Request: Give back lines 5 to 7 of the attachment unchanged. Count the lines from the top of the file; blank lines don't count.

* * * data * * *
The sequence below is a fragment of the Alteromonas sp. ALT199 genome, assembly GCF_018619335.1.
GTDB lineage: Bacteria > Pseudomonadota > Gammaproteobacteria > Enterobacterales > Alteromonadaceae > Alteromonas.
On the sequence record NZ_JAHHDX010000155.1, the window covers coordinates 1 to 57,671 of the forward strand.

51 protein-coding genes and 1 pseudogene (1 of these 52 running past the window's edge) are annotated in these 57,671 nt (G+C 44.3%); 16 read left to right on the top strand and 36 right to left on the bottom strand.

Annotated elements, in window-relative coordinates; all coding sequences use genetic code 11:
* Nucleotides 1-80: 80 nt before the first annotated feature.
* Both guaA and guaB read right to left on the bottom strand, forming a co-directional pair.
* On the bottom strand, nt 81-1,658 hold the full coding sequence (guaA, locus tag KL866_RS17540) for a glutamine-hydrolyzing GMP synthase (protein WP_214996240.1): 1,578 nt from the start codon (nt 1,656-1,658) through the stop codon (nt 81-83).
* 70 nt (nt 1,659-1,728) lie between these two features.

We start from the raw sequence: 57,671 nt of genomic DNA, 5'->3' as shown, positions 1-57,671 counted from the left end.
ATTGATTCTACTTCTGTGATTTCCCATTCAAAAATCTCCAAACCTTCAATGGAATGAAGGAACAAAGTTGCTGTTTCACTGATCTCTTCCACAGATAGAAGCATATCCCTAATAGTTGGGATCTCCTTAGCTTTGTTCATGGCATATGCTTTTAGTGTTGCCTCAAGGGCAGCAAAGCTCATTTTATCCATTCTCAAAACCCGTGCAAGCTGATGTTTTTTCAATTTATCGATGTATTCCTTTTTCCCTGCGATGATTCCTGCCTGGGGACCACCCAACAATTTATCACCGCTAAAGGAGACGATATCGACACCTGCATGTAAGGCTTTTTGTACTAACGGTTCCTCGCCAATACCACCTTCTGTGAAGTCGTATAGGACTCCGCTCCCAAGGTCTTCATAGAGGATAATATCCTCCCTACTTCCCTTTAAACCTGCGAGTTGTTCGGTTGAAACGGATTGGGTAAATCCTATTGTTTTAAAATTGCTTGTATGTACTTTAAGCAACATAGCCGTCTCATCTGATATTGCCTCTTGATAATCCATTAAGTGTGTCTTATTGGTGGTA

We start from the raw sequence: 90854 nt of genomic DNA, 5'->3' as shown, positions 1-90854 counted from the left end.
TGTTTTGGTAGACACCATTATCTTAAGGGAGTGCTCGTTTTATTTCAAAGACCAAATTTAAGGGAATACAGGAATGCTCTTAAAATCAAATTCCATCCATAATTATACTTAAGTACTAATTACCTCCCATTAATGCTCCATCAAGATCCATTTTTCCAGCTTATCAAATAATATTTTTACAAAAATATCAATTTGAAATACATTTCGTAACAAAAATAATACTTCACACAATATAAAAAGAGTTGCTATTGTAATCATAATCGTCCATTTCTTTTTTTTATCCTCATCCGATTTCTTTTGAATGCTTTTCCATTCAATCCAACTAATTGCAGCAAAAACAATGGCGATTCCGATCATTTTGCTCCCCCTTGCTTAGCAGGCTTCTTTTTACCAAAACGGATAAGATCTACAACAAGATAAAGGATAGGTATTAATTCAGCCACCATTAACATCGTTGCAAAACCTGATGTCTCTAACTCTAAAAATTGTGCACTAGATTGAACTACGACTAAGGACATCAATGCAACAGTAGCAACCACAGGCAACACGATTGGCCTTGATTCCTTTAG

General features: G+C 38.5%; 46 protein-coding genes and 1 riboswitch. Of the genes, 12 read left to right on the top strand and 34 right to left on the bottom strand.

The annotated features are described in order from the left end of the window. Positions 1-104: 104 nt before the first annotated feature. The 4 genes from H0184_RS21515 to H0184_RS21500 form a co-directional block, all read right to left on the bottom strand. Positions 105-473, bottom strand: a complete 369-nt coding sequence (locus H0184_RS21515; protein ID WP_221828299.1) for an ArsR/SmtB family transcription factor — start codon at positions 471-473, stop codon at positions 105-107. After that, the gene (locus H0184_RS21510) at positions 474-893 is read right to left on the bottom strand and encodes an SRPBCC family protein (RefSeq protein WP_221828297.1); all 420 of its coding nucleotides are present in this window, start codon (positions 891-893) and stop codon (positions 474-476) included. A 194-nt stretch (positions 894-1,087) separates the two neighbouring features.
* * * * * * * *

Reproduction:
Annotated elements, in window-relative coordinates; all coding sequences use genetic code 11:
* Nucleotides 1-80: 80 nt before the first annotated feature.
* Both guaA and guaB read right to left on the bottom strand, forming a co-directional pair.